Microfinance Institutions in Ghana: Analysis of the Kraban Support Foundation (KSF)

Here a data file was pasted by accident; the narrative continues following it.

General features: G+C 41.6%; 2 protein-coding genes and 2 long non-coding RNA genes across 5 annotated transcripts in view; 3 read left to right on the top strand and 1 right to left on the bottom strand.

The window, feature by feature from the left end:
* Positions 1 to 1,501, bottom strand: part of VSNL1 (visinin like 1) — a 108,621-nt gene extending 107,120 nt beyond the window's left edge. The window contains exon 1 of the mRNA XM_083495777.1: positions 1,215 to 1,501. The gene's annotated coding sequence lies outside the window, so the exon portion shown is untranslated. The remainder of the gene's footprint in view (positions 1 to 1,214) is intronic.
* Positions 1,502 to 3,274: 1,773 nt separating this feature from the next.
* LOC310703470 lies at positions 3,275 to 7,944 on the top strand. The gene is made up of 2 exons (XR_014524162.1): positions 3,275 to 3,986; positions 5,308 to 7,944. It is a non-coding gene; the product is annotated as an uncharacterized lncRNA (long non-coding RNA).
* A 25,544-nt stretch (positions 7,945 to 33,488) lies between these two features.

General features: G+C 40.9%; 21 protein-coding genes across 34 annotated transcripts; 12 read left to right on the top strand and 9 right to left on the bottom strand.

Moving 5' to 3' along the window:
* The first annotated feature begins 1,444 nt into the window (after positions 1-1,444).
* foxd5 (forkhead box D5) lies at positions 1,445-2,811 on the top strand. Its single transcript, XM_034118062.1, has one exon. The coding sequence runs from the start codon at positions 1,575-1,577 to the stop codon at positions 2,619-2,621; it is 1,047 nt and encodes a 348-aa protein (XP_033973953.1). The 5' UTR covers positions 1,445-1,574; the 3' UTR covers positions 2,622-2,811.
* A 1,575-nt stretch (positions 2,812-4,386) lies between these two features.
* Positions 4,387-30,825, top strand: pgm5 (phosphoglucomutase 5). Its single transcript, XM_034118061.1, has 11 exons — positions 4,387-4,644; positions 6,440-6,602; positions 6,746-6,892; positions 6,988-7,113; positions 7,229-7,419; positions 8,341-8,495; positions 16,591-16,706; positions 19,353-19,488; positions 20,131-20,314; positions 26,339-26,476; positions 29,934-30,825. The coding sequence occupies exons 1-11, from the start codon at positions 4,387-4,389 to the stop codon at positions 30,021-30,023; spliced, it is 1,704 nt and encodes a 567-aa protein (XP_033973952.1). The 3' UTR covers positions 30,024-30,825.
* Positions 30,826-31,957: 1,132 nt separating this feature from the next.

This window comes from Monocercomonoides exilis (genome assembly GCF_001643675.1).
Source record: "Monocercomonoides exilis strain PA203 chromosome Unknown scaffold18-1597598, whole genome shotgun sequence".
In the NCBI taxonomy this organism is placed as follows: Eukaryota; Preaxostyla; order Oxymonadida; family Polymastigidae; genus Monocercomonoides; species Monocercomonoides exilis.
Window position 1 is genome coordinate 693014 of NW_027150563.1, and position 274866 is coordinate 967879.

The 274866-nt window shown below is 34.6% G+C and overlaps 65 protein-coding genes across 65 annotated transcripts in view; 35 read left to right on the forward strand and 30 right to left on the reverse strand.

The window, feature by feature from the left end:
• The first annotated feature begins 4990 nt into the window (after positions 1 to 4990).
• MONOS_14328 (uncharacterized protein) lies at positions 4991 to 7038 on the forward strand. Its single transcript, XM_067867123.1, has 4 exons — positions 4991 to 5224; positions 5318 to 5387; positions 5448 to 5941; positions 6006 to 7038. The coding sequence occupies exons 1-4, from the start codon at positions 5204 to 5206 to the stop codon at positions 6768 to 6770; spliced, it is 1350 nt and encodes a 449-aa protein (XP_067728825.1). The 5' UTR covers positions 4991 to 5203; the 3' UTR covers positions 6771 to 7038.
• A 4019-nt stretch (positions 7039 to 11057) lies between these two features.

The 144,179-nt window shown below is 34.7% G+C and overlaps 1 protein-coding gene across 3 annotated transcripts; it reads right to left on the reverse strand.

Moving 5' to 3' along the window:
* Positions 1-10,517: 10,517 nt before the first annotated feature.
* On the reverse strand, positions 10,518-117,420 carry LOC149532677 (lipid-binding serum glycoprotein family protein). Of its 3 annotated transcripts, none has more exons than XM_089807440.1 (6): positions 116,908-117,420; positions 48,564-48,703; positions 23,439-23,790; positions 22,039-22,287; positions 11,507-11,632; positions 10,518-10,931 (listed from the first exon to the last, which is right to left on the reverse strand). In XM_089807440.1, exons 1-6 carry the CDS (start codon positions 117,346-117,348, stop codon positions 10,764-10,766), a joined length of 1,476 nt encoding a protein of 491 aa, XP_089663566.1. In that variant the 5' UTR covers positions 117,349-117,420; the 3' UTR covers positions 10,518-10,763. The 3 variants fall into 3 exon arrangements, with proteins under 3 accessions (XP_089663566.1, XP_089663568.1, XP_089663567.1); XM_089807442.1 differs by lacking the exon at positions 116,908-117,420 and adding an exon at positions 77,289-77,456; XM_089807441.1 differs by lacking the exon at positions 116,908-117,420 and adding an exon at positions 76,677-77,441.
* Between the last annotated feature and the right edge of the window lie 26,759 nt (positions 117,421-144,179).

Seminar paper from the year 2011 in the subject Economics - Finance, grade: 1,33, IE Business School, Madrid, language: English, abstract: Although not as widespread and developed as in Latin America and Asia, microfinance in Africa has become a central tool for alleviating poverty and spurring economic development. With a financial sector that in regional comparison is already fairly well developed, Ghana's microfinance sector is one of the most vibrant of the continent. Mixmarket (2011) lists $131.2 million of total loans, distributed among 358,717 active borrowers, for 2009. For the same year, 1.3 million private lenders are estimated to hold in total $140.2 million in deposits in Ghana. This report examines the microfinance institution (MFI) 'Kraban Support Foundation' (KSF). This small organization, founded in 1996, serves as a case study for applying microfinance-adjusted analytical assessment tools. This is done from the perspective of a potential investor or donor of funds. The report is structured the following: First, we will give a brief overview of the microfinance operational environment in Ghana to lay the basis for the analysis. Secondly, we will present KSF with its history, mission, and current situation. This qualitative assessment will then be furthered by applying the 'CAMEL' methodology which is tailored to microfinance institutions. By looking at capital adequacy, asset quality, management, earnings, and liquidity risk, we aim at providing a comprehensive picture of the MFI's health despite the very limited data available. Furthermore, we attempt to complement the analysis by using Accion's Social Indicators as far as information about KSF could be obtained. In a concluding summary, we will state which results the assessment yielded, and more importantly, what our investment decision as prospective investor or donor would be.
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